In so far as the baptism of Jesus is the beginning of salvation, it is like the movement of the Spirit of God to bring light to all people.  

Psalm 29.  

While Genesis 1 gives us the Spirit of God, Psalm 29 gives us the awe-inspiring Voice of God (also heard at Jesus’ baptism).  

This hymn has a framework of worship in the heavenly palace of God (verses 1-2, 10-11).  In the center (verses 3-9), God is celebrated and worshipped as the Lord of the Storm.  It is a great electrical storm that arises over the Mediterranean Sea (verses 3-4) and moves east until it strikes land in the Lebanon mountains.  It then crosses the valley to the Anti-Lebanon range at Mount Hermon (Sirion), a great peak on the northern border of Galilee (verses 5-6), and then flashes and roars past Damascus into the wilderness to the east beyond.  (The wilderness of Kadesh in verse 8 is named for a Canaanite city at the north end of the Lebanon range.  The name means holy place.)  

At each stage of this stormy passage, the speaker bursts out, “Voice of the Lord” (qol Yahweh!) and continues with a clause elaborating the activity of the storm.  Seven times in seven verses the phrase qol Yahweh! opens a declaration of praise.  The storm is given as a revelation of God’s awesome power and vastness.  The physical manifestation that corresponds most directly to the Voice of the Lord is thunder.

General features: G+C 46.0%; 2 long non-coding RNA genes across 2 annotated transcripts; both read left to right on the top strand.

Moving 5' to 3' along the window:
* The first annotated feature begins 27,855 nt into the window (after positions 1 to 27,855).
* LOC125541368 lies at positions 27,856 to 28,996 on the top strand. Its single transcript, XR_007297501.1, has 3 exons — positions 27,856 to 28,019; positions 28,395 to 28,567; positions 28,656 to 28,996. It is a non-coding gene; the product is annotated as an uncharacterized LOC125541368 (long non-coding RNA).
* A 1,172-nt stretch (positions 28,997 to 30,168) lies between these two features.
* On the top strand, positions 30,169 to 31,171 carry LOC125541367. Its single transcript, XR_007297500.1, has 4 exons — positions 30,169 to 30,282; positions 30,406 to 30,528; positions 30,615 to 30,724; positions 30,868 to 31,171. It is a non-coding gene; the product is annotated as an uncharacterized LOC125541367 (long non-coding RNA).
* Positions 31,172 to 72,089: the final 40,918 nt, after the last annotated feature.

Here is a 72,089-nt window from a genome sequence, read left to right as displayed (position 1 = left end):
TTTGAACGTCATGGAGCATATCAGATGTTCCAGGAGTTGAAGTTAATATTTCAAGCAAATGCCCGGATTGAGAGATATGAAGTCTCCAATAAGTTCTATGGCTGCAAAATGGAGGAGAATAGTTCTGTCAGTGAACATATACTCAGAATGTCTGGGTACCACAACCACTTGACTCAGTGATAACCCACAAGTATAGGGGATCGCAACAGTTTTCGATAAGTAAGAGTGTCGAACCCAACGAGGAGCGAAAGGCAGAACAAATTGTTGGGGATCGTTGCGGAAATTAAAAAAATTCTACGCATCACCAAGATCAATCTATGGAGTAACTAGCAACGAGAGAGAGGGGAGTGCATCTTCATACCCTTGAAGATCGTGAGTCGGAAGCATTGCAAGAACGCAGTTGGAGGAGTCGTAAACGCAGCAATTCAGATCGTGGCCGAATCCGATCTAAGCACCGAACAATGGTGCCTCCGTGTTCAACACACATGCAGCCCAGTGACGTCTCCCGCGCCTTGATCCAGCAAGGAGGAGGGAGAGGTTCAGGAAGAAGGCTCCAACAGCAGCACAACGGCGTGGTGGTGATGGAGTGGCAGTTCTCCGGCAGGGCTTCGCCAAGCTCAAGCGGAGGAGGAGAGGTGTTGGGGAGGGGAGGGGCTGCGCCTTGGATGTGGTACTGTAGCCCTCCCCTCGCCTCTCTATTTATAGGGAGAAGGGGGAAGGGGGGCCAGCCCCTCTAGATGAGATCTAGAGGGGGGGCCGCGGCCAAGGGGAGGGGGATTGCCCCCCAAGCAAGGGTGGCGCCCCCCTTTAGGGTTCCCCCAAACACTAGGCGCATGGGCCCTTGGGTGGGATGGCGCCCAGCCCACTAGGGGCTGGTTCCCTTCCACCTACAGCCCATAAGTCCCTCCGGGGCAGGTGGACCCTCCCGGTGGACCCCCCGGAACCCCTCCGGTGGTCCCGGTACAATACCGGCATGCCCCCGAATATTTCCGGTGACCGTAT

To someone who has lived through many electrical storms on the shore of Lake Michigan, this psalm evokes sky-splitting and blinding lightning strokes from clouds to black water surface, utterly deafening explosions that reverberate over houses and high-rises, and sheets of water moving horizontally over violently swaying park trees and streets.